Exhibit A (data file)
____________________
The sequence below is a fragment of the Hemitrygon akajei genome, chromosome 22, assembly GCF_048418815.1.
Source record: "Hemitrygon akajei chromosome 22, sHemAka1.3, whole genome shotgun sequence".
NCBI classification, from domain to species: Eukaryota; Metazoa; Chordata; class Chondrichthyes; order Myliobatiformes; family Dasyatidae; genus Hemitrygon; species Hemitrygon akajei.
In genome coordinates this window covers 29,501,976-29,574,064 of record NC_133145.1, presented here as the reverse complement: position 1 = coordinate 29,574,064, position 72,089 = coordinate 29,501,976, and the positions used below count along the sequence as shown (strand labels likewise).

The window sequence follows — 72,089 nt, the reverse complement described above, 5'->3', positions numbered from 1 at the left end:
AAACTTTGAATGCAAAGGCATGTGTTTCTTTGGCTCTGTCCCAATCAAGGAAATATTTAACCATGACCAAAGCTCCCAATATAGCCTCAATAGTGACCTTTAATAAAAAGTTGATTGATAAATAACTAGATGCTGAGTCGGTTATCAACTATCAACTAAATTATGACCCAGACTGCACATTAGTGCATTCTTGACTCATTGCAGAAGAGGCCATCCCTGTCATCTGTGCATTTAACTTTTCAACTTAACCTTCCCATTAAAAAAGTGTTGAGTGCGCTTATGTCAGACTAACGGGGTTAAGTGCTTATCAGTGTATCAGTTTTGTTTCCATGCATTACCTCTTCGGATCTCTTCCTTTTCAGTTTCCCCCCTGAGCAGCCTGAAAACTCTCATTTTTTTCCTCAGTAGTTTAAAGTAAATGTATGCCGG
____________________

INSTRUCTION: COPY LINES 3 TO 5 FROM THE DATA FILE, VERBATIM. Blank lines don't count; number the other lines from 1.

NCBI classification, from domain to species: Eukaryota; Metazoa; Chordata; class Chondrichthyes; order Myliobatiformes; family Dasyatidae; genus Hemitrygon; species Hemitrygon akajei.
In genome coordinates this window covers 29,501,976-29,574,064 of record NC_133145.1, presented here as the reverse complement: position 1 = coordinate 29,574,064, position 72,089 = coordinate 29,501,976, and the positions used below count along the sequence as shown (strand labels likewise).

The window sequence follows — 72,089 nt, the reverse complement described above, 5'->3', positions numbered from 1 at the left end: